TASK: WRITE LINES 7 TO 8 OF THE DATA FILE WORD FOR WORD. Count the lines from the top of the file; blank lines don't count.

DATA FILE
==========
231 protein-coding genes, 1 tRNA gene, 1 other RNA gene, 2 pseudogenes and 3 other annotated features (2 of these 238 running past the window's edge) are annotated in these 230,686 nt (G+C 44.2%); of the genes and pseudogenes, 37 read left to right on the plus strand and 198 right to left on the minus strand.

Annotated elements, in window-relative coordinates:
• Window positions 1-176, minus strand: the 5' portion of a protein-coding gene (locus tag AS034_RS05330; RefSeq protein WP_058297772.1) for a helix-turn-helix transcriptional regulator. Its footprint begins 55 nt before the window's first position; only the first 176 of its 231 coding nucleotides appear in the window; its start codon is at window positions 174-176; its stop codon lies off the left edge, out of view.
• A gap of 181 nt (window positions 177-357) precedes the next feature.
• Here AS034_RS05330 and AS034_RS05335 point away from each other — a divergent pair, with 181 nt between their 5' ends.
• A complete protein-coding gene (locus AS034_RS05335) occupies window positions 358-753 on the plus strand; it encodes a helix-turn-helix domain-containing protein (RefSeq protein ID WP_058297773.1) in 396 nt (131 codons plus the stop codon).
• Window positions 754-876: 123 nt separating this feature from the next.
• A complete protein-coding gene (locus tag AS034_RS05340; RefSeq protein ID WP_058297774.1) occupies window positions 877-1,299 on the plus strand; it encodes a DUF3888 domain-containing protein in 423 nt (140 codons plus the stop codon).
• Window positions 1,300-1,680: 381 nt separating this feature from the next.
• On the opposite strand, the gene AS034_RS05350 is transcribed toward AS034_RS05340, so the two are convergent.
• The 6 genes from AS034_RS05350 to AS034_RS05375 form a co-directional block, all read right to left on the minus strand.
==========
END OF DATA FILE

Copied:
• Window positions 754-876: 123 nt separating this feature from the next.
• A complete protein-coding gene (locus tag AS034_RS05340; RefSeq protein ID WP_058297774.1) occupies window positions 877-1,299 on the plus strand; it encodes a DUF3888 domain-containing protein in 423 nt (140 codons plus the stop codon).